Glackin was born in Sacramento in 1917, roughly 10 years before the Delta King riverboat—now a tourist attraction in Old Sacramento—made its first trip between San Francisco and the River City. That was also 10 years before the opening of the Sacramento Memorial Auditorium (which was built, run ragged, nearly condemned and ultimately restored all during Glackin’s long life).
To put it another way, Glackin was born one year after Sacramento’s most famous journalistic export: Herb Caen. Caen, of course, went down-river to Baghdad-by-the-Bay, where he became the star columnist “Mr. San Francisco.” Glackin, whose personality was far more humble, stayed in his hometown and worked for the McClatchys.
Serving as the Bee’s arts correspondent put Glackin in an interesting position. His boss early on was Bee president Eleanor McClatchy, who was also the main financial angel subsidizing most of the cultural groups he covered. My hunch is that this encouraged Glackin to do what his personality naturally favored: He became an arts-reporter-slash-critic. He was knowledgeable, appreciative and far more gentlemanly in his remarks than anyone else I’ve ever met in what’s generally an opinion trade.
A typical Glackin story spoke of the works performed almost as much as the nature of the performance. He frequently made reference to the size of the audience, large or small. And he noted the applause at the end, especially if there was a “standing O.” (I suspect some social historian will find a treasury of data going through five decades of Glackin’s work.)
He often found much to praise; when you spotted Glackin at the Music Circus or the Sacramento Theatre Company, you could pretty safely assume that there would be a three-and-a-half- or four-star review in the Bee two days later. He wasn’t inclined to come down hard. Even when something was lacking, harsh remarks simply weren’t his style. His criticisms were polite and placed fairly far down in the text.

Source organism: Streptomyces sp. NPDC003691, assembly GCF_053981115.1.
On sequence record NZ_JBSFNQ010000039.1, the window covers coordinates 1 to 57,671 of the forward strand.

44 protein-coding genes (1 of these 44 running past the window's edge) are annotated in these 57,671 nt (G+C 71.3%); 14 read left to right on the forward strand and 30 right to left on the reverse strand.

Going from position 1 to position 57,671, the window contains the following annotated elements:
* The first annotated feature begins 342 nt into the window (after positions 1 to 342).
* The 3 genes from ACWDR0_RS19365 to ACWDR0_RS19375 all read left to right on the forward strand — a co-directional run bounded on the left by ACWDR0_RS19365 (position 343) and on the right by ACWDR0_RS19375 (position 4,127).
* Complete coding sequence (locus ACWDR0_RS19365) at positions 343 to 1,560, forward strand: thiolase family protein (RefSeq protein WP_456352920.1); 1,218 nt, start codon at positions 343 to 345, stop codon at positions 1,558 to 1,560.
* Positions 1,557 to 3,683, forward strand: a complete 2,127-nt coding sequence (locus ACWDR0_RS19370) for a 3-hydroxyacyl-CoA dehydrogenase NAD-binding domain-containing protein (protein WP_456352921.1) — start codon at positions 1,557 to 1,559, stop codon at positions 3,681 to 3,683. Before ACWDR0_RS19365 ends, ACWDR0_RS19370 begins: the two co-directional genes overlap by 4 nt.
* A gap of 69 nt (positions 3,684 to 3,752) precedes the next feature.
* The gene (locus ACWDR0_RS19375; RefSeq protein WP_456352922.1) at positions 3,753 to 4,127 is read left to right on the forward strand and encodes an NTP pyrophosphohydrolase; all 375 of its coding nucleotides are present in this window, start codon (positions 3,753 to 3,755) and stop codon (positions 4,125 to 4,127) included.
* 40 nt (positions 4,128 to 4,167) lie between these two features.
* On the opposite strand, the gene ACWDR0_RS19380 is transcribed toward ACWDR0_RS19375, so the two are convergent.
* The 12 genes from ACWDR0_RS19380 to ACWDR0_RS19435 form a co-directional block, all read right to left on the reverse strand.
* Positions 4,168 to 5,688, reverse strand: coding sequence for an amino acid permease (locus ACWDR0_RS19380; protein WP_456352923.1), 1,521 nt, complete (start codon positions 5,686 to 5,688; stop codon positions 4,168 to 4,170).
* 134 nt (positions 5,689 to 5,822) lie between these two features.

(There were times when I wished Glackin had been more frank. I think conductor Zvonimir Hacko’s turbulent run in the 1990s might have ended sooner had Glackin, as critic of record at the big daily, enunciated Hacko’s shortcomings more clearly. But again, that wasn’t Glackin’s way.)
But, even though Glackin was uncommonly kind as a reviewer, I don’t think he was a “booster.” During a period of years, while chatting at performances, I realized that he was utterly sincere. Conductor Michael Morgan of the Sacramento Philharmonic hit the nail on the head when, in Glackin’s obit, Morgan mentioned Glackin’s “almost childlike enthusiasm” for the arts. That was him.
Glackin worked two decades beyond nominal retirement age; when I met him (nearly 20 years ago, at the Carmel Bach Festival), he was already past 65. He just kept working, by his own choice.
Of course, time took its toll. At the Mondavi Center dedication last October, I noticed that Glackin’s colleague Pat Beach Smith lent her arm as they walked slowly to the car, to make sure his octogenarian gait didn’t throw him off balance and trigger a fall.
With Glackin’s passing, we lose a kind man who had first-hand knowledge of Sacramento’s past and also had links to legendary performers. How many still among us saw the likes of Paul Robeson and Frank Sinatra onstage, when both were in their prime, or Artur Rubinstein play Chopin nocturnes? You can’t replace someone like that. He will be missed.